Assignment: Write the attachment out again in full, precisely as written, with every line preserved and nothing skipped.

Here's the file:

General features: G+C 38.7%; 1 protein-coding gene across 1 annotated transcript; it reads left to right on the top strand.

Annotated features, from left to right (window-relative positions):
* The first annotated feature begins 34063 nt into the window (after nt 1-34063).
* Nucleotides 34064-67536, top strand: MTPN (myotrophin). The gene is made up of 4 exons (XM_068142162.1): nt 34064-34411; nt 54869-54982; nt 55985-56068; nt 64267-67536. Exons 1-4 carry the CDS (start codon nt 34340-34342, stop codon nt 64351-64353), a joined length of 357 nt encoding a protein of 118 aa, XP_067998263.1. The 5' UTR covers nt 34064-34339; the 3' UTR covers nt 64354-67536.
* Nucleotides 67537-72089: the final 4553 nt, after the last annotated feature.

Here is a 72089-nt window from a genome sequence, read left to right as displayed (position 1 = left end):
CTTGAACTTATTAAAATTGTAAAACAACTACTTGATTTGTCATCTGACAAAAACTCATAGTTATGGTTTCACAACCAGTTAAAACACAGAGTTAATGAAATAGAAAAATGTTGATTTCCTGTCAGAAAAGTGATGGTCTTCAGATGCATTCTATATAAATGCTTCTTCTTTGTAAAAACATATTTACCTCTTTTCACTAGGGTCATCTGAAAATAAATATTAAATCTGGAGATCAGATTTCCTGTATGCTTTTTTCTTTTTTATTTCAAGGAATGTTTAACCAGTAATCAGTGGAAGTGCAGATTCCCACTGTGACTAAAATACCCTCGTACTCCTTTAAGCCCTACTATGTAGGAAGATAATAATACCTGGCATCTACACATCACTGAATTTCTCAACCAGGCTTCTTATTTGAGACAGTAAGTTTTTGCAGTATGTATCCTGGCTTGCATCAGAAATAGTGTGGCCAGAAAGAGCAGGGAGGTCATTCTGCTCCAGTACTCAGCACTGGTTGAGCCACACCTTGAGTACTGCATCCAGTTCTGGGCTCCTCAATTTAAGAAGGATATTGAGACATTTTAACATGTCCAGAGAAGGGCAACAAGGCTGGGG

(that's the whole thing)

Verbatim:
General features: G+C 38.7%; 1 protein-coding gene across 1 annotated transcript; it reads left to right on the top strand.

Annotated features, from left to right (window-relative positions):
* The first annotated feature begins 34063 nt into the window (after nt 1-34063).
* Nucleotides 34064-67536, top strand: MTPN (myotrophin). The gene is made up of 4 exons (XM_068142162.1): nt 34064-34411; nt 54869-54982; nt 55985-56068; nt 64267-67536. Exons 1-4 carry the CDS (start codon nt 34340-34342, stop codon nt 64351-64353), a joined length of 357 nt encoding a protein of 118 aa, XP_067998263.1. The 5' UTR covers nt 34064-34339; the 3' UTR covers nt 64354-67536.
* Nucleotides 67537-72089: the final 4553 nt, after the last annotated feature.

Here is a 72089-nt window from a genome sequence, read left to right as displayed (position 1 = left end):
CTTGAACTTATTAAAATTGTAAAACAACTACTTGATTTGTCATCTGACAAAAACTCATAGTTATGGTTTCACAACCAGTTAAAACACAGAGTTAATGAAATAGAAAAATGTTGATTTCCTGTCAGAAAAGTGATGGTCTTCAGATGCATTCTATATAAATGCTTCTTCTTTGTAAAAACATATTTACCTCTTTTCACTAGGGTCATCTGAAAATAAATATTAAATCTGGAGATCAGATTTCCTGTATGCTTTTTTCTTTTTTATTTCAAGGAATGTTTAACCAGTAATCAGTGGAAGTGCAGATTCCCACTGTGACTAAAATACCCTCGTACTCCTTTAAGCCCTACTATGTAGGAAGATAATAATACCTGGCATCTACACATCACTGAATTTCTCAACCAGGCTTCTTATTTGAGACAGTAAGTTTTTGCAGTATGTATCCTGGCTTGCATCAGAAATAGTGTGGCCAGAAAGAGCAGGGAGGTCATTCTGCTCCAGTACTCAGCACTGGTTGAGCCACACCTTGAGTACTGCATCCAGTTCTGGGCTCCTCAATTTAAGAAGGATATTGAGACATTTTAACATGTCCAGAGAAGGGCAACAAGGCTGGGG